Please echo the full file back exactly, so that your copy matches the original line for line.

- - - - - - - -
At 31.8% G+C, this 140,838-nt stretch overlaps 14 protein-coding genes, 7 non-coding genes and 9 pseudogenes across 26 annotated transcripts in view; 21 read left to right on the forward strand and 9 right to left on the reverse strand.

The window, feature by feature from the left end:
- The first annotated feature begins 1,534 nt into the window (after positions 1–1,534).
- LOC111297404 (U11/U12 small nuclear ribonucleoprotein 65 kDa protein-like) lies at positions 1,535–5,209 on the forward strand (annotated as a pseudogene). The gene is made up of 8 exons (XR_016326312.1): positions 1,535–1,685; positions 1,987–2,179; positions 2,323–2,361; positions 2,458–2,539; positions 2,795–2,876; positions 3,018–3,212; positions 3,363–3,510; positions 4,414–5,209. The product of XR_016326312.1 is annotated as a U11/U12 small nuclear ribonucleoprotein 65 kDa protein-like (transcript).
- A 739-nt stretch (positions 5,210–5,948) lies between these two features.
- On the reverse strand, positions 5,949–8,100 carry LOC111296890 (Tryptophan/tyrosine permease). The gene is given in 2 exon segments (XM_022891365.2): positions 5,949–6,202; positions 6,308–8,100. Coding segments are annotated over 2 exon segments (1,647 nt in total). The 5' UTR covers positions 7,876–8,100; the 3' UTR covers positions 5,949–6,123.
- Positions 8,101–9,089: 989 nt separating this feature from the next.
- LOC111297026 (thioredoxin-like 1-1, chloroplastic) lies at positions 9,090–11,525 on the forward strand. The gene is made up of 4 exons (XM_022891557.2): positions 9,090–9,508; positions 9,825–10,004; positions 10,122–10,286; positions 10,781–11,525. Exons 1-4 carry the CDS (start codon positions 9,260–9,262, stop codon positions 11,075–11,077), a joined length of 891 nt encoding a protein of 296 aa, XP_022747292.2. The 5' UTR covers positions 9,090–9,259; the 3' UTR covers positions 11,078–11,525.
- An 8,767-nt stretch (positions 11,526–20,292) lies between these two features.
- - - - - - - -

At 31.8% G+C, this 140,838-nt stretch overlaps 14 protein-coding genes, 7 non-coding genes and 9 pseudogenes across 26 annotated transcripts in view; 21 read left to right on the forward strand and 9 right to left on the reverse strand.

The window, feature by feature from the left end:
- The first annotated feature begins 1,534 nt into the window (after positions 1–1,534).
- LOC111297404 (U11/U12 small nuclear ribonucleoprotein 65 kDa protein-like) lies at positions 1,535–5,209 on the forward strand (annotated as a pseudogene). The gene is made up of 8 exons (XR_016326312.1): positions 1,535–1,685; positions 1,987–2,179; positions 2,323–2,361; positions 2,458–2,539; positions 2,795–2,876; positions 3,018–3,212; positions 3,363–3,510; positions 4,414–5,209. The product of XR_016326312.1 is annotated as a U11/U12 small nuclear ribonucleoprotein 65 kDa protein-like (transcript).
- A 739-nt stretch (positions 5,210–5,948) lies between these two features.
- On the reverse strand, positions 5,949–8,100 carry LOC111296890 (Tryptophan/tyrosine permease). The gene is given in 2 exon segments (XM_022891365.2): positions 5,949–6,202; positions 6,308–8,100. Coding segments are annotated over 2 exon segments (1,647 nt in total). The 5' UTR covers positions 7,876–8,100; the 3' UTR covers positions 5,949–6,123.
- Positions 8,101–9,089: 989 nt separating this feature from the next.
- LOC111297026 (thioredoxin-like 1-1, chloroplastic) lies at positions 9,090–11,525 on the forward strand. The gene is made up of 4 exons (XM_022891557.2): positions 9,090–9,508; positions 9,825–10,004; positions 10,122–10,286; positions 10,781–11,525. Exons 1-4 carry the CDS (start codon positions 9,260–9,262, stop codon positions 11,075–11,077), a joined length of 891 nt encoding a protein of 296 aa, XP_022747292.2. The 5' UTR covers positions 9,090–9,259; the 3' UTR covers positions 11,078–11,525.
- An 8,767-nt stretch (positions 11,526–20,292) lies between these two features.